There is a candid family memory my father likes to share: one of a young black man in the 70's stroller-pushing his daughter in the streets of Spain. Back then, Valencia was not so diverse and seeing a man babysitting was just as unusual.
At that time, my mother had just graduated from nursing school and was working full time. Indeed, I was introduced to paternity leave and having a stay-at-home dad way before it became a topic in modern-day society. My father brilliantly juggled bottles and diapers while completing his law and criminology studies until I went to kindergarten.
This unconventional lifestyle was the perfect formula to raise and inspire a girl for the 21st century! The process was not exactly fun, but looking back it was absolutely worth it.
My life was very different from my classmates': video games, TV and any sorts of entertainment were totally foreign to me growing up. I had a very strict upbringing. My father and I did not have the strongest emotional bond.
"It's time for some serious reading." - When I turned 10, comics and children's books were taken off my shelves. My reading list was upgraded to advanced literature way beyond my years and understanding. By 12 years old, I indulged in Pan-african leadership and history books.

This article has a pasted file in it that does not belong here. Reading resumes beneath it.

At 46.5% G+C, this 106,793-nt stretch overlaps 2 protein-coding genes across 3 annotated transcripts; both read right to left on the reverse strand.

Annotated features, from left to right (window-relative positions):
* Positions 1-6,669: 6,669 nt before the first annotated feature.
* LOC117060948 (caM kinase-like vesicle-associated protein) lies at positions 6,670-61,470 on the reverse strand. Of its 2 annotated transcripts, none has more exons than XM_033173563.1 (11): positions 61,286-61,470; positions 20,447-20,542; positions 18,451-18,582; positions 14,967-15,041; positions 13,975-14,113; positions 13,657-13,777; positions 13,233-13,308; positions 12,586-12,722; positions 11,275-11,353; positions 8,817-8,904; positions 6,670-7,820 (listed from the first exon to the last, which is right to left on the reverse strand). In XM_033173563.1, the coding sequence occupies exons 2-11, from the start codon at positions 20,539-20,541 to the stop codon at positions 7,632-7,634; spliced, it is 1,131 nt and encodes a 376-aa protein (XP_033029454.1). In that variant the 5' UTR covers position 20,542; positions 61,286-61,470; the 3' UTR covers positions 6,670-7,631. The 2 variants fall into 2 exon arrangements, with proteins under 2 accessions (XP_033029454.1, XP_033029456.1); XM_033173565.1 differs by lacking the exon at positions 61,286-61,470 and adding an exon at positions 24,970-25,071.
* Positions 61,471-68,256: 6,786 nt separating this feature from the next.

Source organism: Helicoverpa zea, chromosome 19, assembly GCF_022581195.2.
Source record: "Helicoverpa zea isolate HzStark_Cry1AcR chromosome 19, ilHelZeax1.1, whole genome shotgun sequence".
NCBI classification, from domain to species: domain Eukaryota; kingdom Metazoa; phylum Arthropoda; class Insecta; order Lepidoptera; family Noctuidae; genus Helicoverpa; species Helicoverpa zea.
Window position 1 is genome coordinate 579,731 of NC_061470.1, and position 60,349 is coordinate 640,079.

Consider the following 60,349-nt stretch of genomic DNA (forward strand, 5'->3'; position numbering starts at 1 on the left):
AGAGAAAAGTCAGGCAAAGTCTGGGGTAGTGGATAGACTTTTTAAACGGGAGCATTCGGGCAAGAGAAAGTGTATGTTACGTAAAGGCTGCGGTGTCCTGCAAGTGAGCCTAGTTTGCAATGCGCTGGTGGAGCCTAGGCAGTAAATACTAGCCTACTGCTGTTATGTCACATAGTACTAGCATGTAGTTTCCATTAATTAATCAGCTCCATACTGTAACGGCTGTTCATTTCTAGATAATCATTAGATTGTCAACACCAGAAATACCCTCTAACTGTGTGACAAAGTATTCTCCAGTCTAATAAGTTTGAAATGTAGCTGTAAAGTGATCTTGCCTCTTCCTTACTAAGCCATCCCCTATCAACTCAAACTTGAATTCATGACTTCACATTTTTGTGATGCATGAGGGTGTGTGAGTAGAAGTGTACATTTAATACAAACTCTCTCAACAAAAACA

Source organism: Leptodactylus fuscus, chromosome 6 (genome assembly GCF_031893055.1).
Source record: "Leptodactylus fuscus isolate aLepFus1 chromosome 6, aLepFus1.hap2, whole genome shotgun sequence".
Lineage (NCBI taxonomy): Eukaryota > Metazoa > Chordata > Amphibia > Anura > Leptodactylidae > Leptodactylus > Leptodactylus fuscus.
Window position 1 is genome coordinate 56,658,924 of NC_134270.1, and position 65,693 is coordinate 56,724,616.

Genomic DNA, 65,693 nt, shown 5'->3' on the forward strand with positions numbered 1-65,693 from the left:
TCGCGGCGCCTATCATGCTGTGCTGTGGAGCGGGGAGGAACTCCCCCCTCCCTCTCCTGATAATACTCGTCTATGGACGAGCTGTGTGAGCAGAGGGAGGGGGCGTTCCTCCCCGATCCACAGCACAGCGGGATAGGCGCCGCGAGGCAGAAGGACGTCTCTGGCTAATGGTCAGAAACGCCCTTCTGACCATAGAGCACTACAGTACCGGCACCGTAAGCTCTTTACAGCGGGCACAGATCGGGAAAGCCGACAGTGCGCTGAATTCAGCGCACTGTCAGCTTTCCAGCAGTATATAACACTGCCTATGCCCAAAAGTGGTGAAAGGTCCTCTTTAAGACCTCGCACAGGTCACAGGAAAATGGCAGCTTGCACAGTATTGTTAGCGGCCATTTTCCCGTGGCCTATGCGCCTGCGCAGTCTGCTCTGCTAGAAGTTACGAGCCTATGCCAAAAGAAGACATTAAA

Having immigrated from Equatorial Guinea, my father made sure I embrace my heritage: "You won't go places if you don't know where you come from". Who knew that decades later I would be opening libraries across Africa and write my own book ?
As a teenager, I was rebellious and craved freedom. Freedom, the topic of so many heated arguments between my father and I. Eventually, I was allowed to experience "hanging out" with friends and such. Of course, my every move was highly monitored coupled with a non-negotiable curfew and an ongoing reminder of my position as the eldest of 3 siblings, the only girl at that. I had a huge sense of responsibility and was required to lead by example.
College and New York were my saving grace. It took my graduation to see pride on my father's face. We celebrated very hard on that day! In a way, we had both reached our goals: he had built his law firm from the ground up and we even worked together for a few months before I quit and left for New York as a business intern. 16 years and counting, I never looked back. The beauty of adulthood was to learn me success sometimes hides in failure and at the end of the day, winning really means trying.
It took distance to bring my father and I closer, the Atlantic to be exact. Today, he is my biggest supporter but still my toughest critic. I love my father because he is a man of faith, faith in himself and faith in me. Without him, I would have never become the fearless and successful "Bisila Bokoko", and for that I am grateful. Happy Father's Day Dad, now is YOUR turn to read !